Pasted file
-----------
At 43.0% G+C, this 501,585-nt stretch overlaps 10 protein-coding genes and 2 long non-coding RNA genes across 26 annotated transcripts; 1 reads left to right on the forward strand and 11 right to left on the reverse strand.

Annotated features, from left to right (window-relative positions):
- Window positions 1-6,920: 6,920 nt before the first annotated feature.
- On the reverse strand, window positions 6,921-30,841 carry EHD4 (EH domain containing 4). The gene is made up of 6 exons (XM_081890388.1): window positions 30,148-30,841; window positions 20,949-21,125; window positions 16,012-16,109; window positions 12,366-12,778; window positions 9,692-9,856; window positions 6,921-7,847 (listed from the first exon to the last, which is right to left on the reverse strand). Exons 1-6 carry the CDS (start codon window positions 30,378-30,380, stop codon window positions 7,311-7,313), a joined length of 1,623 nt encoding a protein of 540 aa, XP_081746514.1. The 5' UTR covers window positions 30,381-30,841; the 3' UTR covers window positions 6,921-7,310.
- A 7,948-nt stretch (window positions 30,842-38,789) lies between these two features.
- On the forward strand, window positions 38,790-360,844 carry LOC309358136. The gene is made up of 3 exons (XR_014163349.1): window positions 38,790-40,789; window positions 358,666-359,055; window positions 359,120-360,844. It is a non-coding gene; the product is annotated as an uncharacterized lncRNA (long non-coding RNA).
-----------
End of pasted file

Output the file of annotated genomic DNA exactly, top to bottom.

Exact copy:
At 43.0% G+C, this 501,585-nt stretch overlaps 10 protein-coding genes and 2 long non-coding RNA genes across 26 annotated transcripts; 1 reads left to right on the forward strand and 11 right to left on the reverse strand.

Annotated features, from left to right (window-relative positions):
- Window positions 1-6,920: 6,920 nt before the first annotated feature.
- On the reverse strand, window positions 6,921-30,841 carry EHD4 (EH domain containing 4). The gene is made up of 6 exons (XM_081890388.1): window positions 30,148-30,841; window positions 20,949-21,125; window positions 16,012-16,109; window positions 12,366-12,778; window positions 9,692-9,856; window positions 6,921-7,847 (listed from the first exon to the last, which is right to left on the reverse strand). Exons 1-6 carry the CDS (start codon window positions 30,378-30,380, stop codon window positions 7,311-7,313), a joined length of 1,623 nt encoding a protein of 540 aa, XP_081746514.1. The 5' UTR covers window positions 30,381-30,841; the 3' UTR covers window positions 6,921-7,310.
- A 7,948-nt stretch (window positions 30,842-38,789) lies between these two features.
- On the forward strand, window positions 38,790-360,844 carry LOC309358136. The gene is made up of 3 exons (XR_014163349.1): window positions 38,790-40,789; window positions 358,666-359,055; window positions 359,120-360,844. It is a non-coding gene; the product is annotated as an uncharacterized lncRNA (long non-coding RNA).